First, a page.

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Youth respond to truth: Robert Welch University youth camps use the spark of truth to ignite patriotism's fire in the hearts of young people nationwide. These profiled youth are shining examples.

Every summer hundreds of high school students attend week-long camps sponsored by Robert Welch University. (These camps were formerly sponsored by The John Birch Society.)

Americanism Begins at Home

Homeschoolers Jennifer Swanson and Danielle Morgan, both 16, are neighbors and the best of friends. Jennifer loves reading and horseback riding, and for the past six years has worked as a volunteer teaching handicapped children to ride. Danielle is an accomplished singer and Hawaiian dancer. Her mother, a native Hawaiian, is a descendant of Queen Liliuokalani. Danielle's favorite subjects are history and religion.

Jennifer and Danielle attended their first RWU camp together three years ago. "I was so surprised," says Jennifer. "I never liked history, government, or politics before, but the instructors made it so interesting. I enjoyed all the recreation and the friends I made at camp, but the classes were the best part. I learned so much." "I was so impressed with both the staff and the students," says Danielle. "They set high standards for moral behavior. I learned so much about our country, the Constitution, the threats to freedom --so many things. I had never been interested in history or political science before, but my experience at camp really made me want to know the truth and to have a deeper understanding of our heritage and constitutional principles." After attending their first camp in 2001, Jennifer and Danielle recruited six of their friends to attend camp with them in 2002 and 2003.

Spelling C-o-n-s-t-i-t-u-t-i-o-n

At age 14, James is already something of a national celebrity. After winning the National Geographic Bee in May of this year, James was featured on the Today Show, the Early Show, CNN, and other news programs. He also received a $25,000 scholarship from National Geographic to attend the college of his choice. This past summer he also qualified for and competed in the National Science Olympiad. But neither fame nor fortune provide the primary motivation for James' studies. "I enjoy learning, I enjoy the challenge," says James, who, along with his five siblings, is homeschooled by his parents, Ann and Craig Williams. James is also involved in Boy Scouts, plays piano, and is a developing computer wiz.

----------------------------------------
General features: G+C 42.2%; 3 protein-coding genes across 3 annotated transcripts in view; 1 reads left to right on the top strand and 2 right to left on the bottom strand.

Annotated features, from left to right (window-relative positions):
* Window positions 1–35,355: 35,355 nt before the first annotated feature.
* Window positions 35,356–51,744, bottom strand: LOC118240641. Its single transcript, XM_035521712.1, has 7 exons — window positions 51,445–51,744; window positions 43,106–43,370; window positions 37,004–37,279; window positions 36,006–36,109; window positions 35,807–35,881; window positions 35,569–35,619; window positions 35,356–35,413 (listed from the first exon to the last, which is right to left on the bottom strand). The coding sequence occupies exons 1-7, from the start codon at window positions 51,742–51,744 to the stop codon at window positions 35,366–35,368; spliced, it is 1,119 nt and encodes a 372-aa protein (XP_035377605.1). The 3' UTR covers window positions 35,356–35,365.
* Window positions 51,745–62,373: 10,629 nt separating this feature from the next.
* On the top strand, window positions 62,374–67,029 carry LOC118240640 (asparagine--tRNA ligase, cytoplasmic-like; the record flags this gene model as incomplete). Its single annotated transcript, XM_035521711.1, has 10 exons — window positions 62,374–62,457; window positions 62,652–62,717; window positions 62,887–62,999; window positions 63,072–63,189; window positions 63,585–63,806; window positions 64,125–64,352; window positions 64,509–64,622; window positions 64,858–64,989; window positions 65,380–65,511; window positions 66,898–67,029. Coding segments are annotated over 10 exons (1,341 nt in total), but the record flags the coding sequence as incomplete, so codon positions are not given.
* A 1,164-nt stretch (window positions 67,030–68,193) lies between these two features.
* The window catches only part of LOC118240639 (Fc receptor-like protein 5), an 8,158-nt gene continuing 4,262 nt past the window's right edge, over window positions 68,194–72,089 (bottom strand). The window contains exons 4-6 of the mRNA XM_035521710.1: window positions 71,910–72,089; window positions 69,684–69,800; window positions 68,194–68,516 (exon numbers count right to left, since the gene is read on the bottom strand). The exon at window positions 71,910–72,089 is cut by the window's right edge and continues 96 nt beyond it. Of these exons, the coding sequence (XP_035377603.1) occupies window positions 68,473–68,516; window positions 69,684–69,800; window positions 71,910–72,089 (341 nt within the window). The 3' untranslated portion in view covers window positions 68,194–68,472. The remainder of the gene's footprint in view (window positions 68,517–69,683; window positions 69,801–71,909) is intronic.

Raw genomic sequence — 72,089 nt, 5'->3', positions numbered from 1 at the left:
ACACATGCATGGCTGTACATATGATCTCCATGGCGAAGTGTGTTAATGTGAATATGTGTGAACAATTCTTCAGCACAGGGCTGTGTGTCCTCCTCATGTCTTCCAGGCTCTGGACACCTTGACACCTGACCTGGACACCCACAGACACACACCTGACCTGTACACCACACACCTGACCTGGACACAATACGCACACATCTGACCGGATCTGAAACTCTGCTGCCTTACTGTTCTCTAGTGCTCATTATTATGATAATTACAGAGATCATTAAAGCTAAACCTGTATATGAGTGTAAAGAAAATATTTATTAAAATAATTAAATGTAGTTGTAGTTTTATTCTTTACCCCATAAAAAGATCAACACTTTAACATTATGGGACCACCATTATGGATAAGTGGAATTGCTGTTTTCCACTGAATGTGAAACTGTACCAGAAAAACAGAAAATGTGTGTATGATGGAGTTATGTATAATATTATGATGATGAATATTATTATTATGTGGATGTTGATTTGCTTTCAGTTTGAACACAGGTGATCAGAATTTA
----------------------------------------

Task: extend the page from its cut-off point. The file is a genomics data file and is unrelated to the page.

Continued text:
In August, James attended the RWU Washington State youth camp. His parents, longtime members of The John Birch Society, saw this as an important component of his overall education. James agrees. "I had read the Constitution before but didn't really understand it," he says. "They explained it and made it very interesting. Now I'm reading The Federalist Papers and looking at other books in my dad's library that hadn't interested me before." Since attending camp, James has volunteered to lead a RWU Youth Chapter and frequently logs onto the RWU chat sessions.

He Values America

Known as the "Voice of Windsor High School," for the last four years Spencer Wells has opened the school day for students in Windsor, Colorado, with official announcements and clean jokes over the public address system. The 17-year-old senior is also student body president and has maintained an enviable 3.98 grade point average while taking a difficult honors curriculum. A voracious reader, Spencer has plowed through an impressive stack of tomes on history and philosophy that would intimidate most adults. An Eagle Scout, as well as an accomplished pianist and mountain climber, he also enjoys drama and has played the leading role in several school and community productions. He attended his first RWU camp in Colorado last year, and this year went to the RWU camp in Washington state. His camp experiences have intensified his already passionate interest in America's heritage. On October 18th he will address the 45th Anniversary Council Dinner of The John Birch Society in Appleton, Wisconsin. The title of his speech is "The Value of America."
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Author:Jasper, William F.
Publication:The New American
Date:Oct 20, 2003
Words:631
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